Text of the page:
Keep the customer service culture under control
Staff Staff -- Casual Living, April 1, 2009
In today’s business environment, it’s more important than ever to make customer-focused selling a top priority.
Outstanding customer service has long been a hallmark of specialty retailers and given a competitive advantage so this vision may be ingrained in your thinking, but have you clearly communicated the importance to your entire staff? Your best customers are repeat customers and the treatment they receive on any visit will likely determine whether and how often they return.
Hire a mystery shopper
Do you have any idea how your employees answer the phone or greet someone who walks in the door when you’re not within ear shot?
A mystery shopper, who will visit your store in the guise of a customer, may prove enlightening. This professional service provides trained shoppers to evaluate their experience with your employees. Do they listen to the customer and respond to individual needs? Are they knowledgeable, enthusiastic, helpful and friendly? As a gas utility employee, I made many such visits to see how effectively dealer sales people were in promoting gas appliances. Often the poor performances were astonishing, since the gas company believed it had thoroughly educated these sales people. Our reports let dealers know what additional training was needed. At the same time, it also was rewarding to identify sales superstars for deserved recognition.
“One key to creating a strong brand in your business is to understand that your employees are your brand,” Anna Lieber said in New York Enterprise Report.
If store traffic is a little slow right now, take time to reinforce your service vision for your staff. Remind them that they are what customers will remember about a visit to your store and employees, from the person who answers the phone to the service person called out to repair an improperly working grill, need to be brand ambassadors. Consistency throughout your organization is essential to make a positive and lasting impression.
Rude is unacceptable
I belong to an organization of women business owners who all pride themselves on delivering exceptional customer service and believe it is what distinguishes their companies. Recently we discussed some of the incredible, unthinkable customer service we’d been experiencing ourselves.
We concluded that increasingly the attitudes of many employees have deteriorated to unacceptable levels. Our distressing episodes ranged from dealing with public utilities to government departments, medical facilities, a highly regarded rental car company and both national chain retailers and smaller local businesses. Bad manners knew no bounds.
We’d encountered unconscionable rudeness, including being yelled at and hung up on during phone conversations, being told we must be stupid if we didn’t see things their way and being barked at by a receptionist when someone wanted to ask her a question. She very haughtily told the person to “go sit down and I’ll let you know when I am ready for questions.” As business owners, we were appalled that companies for whom we were customers could have such insolent employees. We wondered if owners and managers were aware of the negative effect this was having on their businesses – and if they weren’t, why not?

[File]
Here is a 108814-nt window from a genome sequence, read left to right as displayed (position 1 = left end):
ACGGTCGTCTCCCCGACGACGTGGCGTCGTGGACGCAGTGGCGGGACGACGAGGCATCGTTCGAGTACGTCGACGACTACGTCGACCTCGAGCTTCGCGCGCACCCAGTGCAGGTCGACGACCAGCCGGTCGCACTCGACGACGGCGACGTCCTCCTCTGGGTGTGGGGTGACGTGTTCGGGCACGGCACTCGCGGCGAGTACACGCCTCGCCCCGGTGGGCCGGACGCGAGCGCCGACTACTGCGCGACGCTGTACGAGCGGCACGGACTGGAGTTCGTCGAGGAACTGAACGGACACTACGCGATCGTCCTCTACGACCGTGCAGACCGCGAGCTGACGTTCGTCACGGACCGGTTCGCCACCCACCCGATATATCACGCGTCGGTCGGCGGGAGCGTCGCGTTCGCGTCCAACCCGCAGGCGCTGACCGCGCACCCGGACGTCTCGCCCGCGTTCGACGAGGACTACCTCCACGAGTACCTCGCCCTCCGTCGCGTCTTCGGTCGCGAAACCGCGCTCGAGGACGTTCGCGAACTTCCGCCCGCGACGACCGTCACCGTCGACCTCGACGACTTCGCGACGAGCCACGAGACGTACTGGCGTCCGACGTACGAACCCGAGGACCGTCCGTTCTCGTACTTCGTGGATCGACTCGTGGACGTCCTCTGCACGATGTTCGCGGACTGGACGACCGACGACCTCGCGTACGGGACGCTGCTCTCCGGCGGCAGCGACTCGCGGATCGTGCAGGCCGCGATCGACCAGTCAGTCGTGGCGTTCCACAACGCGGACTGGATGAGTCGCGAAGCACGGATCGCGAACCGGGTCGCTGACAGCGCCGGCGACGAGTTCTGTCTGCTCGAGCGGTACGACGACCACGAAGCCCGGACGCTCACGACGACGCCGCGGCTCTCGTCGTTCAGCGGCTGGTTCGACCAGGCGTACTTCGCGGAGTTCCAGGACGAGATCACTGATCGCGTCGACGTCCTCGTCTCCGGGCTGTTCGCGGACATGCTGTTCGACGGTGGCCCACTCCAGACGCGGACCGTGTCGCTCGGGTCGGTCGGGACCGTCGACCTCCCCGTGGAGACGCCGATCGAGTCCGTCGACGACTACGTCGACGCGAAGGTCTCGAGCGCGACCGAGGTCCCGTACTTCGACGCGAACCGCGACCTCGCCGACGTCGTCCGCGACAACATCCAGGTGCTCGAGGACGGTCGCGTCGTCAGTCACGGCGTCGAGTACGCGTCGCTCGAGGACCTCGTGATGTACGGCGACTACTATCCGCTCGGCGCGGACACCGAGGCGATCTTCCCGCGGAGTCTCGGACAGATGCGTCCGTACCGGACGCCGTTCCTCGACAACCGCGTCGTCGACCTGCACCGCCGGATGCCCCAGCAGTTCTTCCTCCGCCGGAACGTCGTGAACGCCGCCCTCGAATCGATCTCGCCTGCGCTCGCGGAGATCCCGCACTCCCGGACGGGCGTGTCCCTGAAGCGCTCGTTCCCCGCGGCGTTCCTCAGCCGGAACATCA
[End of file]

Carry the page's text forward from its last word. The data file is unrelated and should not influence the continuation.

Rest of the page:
How do you want your employees to treat your customers when they come in to buy a barbecue grill or accessories? Simple things like smiling, friendly greetings, a helpful attitude and enthusiasm go a long way toward establishing a good relationship right off the bat. Asking questions that reveal the prospect’s wants, expectations, desires and needs, then really listening to their answers, will always pay off. Every customer should have undivided attention, if you want to convey that they are important to you.
Recognize positive behavior
Business owners periodically get a phone call, letter or e-mail from a customer who was especially pleased with the service someone in their store provided. Giving recognition and expressing appreciation to that person at a staff meeting shows that you highly value their outstanding service and know that it is good for business. This encourages other employees to follow suit.
If a customer or prospect is vacillating between purchasing from your store or one of your competitors, exceptional service can be the tie breaker. It’s worth considerable effort to ensure everyone in your organization buys into your vision that outstanding service must be a top priority.
Reward customers, too
Customers always like to know you value their business so why not demonstrate it actively? For instance, offer a new grill buyer a discount on a future purchase for referring someone who becomes a customer. You solidify your relationship with the original customer and gain a new one you may never have reached otherwise.
Or, when making a substantial sale – such as a premium stainless steel grill or modular units for an outdoor kitchen – take a tip from people who sell cars. Send a follow-up note to the customer thanking them for their purchase and perhaps even offering them something like a free propane tank refill next time their supply is low. Or maybe you offer 25% off on a fire pit or outdoor heater to enhance their outdoor eating and entertaining area. This supports the fact that you’re selling the barbecue experience, enjoying one’s backyard with family and friends, and not just promoting a product. All of which should result in a happy customer who’ll be back for a repeat visit.
Tiny Girl, Big Dream